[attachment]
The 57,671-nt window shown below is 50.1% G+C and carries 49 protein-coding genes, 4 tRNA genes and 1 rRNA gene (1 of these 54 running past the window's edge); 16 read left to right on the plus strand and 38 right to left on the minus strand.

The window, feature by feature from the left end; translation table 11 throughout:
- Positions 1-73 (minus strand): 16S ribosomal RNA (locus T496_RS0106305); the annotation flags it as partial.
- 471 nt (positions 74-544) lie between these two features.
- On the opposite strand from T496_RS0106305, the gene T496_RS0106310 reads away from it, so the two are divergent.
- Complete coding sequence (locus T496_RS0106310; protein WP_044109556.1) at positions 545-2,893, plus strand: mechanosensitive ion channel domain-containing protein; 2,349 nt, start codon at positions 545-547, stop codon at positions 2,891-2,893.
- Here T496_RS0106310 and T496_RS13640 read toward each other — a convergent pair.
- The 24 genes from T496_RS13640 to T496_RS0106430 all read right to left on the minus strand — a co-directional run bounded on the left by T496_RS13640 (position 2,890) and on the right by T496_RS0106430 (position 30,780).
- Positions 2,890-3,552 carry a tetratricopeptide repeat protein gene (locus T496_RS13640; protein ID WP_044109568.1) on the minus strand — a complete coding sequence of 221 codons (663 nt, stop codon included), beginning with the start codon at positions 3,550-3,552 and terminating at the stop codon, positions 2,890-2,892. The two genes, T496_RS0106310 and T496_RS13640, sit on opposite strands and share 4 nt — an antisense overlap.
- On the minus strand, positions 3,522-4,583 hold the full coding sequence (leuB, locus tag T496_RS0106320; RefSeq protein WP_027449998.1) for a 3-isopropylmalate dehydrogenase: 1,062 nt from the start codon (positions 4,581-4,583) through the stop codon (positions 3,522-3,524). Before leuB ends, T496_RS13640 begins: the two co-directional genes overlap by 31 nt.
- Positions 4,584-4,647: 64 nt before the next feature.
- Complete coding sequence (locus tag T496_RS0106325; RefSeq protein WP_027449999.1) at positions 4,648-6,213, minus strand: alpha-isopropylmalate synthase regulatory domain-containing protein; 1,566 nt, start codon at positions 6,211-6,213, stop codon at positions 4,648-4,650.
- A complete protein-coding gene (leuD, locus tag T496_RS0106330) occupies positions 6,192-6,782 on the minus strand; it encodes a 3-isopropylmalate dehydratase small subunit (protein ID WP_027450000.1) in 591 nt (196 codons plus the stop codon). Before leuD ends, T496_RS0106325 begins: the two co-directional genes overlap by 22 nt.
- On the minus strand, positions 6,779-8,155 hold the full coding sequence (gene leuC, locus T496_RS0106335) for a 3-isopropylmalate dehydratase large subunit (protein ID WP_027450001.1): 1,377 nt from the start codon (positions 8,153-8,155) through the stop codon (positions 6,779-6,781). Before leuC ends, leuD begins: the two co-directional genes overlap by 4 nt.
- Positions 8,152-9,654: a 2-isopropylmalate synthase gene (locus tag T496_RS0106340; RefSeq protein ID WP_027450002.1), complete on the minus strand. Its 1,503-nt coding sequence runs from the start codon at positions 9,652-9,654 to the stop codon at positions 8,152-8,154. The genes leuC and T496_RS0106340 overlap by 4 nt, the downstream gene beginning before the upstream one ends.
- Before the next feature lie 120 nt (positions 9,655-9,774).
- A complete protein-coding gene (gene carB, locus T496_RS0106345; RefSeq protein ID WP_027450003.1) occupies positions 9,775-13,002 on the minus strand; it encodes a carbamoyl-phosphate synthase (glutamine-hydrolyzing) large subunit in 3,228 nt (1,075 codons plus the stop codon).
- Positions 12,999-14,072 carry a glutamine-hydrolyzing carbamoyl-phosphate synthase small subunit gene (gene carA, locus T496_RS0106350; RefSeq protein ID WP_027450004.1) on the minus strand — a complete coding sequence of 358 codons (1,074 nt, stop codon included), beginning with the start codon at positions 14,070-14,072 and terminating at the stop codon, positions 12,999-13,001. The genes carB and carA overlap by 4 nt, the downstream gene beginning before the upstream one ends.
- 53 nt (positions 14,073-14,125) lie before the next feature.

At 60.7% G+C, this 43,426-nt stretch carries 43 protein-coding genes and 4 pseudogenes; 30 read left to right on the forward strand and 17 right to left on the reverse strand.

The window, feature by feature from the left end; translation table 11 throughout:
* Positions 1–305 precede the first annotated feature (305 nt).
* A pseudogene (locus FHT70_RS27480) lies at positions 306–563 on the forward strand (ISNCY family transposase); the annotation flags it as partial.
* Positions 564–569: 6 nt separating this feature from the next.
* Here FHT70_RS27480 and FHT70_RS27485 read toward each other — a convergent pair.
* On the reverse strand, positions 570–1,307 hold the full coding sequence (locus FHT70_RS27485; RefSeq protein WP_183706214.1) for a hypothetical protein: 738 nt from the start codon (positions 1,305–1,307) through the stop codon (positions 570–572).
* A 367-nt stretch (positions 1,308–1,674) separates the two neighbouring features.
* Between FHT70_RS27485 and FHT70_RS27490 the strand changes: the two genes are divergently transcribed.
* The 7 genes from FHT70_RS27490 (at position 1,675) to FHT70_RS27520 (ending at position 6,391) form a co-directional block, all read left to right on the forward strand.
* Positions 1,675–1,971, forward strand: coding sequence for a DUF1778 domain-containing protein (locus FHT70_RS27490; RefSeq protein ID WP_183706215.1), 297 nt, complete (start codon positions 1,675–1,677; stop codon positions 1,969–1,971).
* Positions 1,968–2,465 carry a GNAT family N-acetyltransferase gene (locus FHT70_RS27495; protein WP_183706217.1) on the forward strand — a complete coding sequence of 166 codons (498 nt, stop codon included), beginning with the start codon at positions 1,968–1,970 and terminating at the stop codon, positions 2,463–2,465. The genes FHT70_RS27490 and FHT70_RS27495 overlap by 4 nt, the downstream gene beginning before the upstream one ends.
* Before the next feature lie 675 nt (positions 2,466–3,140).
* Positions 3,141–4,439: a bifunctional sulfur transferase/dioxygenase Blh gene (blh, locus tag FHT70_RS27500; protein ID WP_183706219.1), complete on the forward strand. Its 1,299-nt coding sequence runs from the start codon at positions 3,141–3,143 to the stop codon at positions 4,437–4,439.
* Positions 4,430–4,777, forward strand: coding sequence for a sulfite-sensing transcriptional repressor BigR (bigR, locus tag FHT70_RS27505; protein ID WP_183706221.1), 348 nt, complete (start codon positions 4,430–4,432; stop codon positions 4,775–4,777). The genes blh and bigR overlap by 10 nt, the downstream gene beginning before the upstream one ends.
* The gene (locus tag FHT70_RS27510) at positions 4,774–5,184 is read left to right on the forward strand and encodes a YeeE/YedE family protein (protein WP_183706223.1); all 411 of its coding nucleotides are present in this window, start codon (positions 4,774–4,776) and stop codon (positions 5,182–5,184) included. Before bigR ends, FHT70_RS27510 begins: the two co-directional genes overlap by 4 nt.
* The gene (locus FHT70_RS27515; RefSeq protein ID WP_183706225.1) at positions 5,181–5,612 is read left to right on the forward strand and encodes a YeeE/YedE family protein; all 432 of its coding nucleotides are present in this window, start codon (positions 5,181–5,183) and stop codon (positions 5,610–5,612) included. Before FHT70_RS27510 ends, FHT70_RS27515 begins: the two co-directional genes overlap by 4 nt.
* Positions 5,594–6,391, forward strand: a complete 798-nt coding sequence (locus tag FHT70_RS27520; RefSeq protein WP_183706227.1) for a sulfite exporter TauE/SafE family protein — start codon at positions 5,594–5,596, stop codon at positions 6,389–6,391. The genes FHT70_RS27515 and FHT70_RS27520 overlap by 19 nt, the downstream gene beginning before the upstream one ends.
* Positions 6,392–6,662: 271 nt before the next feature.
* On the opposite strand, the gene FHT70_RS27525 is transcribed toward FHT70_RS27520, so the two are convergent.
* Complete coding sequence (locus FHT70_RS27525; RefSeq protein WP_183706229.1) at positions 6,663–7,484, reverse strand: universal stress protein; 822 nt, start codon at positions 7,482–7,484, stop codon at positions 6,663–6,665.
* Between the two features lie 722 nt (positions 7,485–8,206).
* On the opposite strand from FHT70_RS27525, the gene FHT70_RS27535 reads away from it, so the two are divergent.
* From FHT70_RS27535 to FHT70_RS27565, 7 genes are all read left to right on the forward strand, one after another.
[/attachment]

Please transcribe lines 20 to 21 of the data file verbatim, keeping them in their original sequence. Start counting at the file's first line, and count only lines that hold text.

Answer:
At 60.7% G+C, this 43,426-nt stretch carries 43 protein-coding genes and 4 pseudogenes; 30 read left to right on the forward strand and 17 right to left on the reverse strand.

The window, feature by feature from the left end; translation table 11 throughout: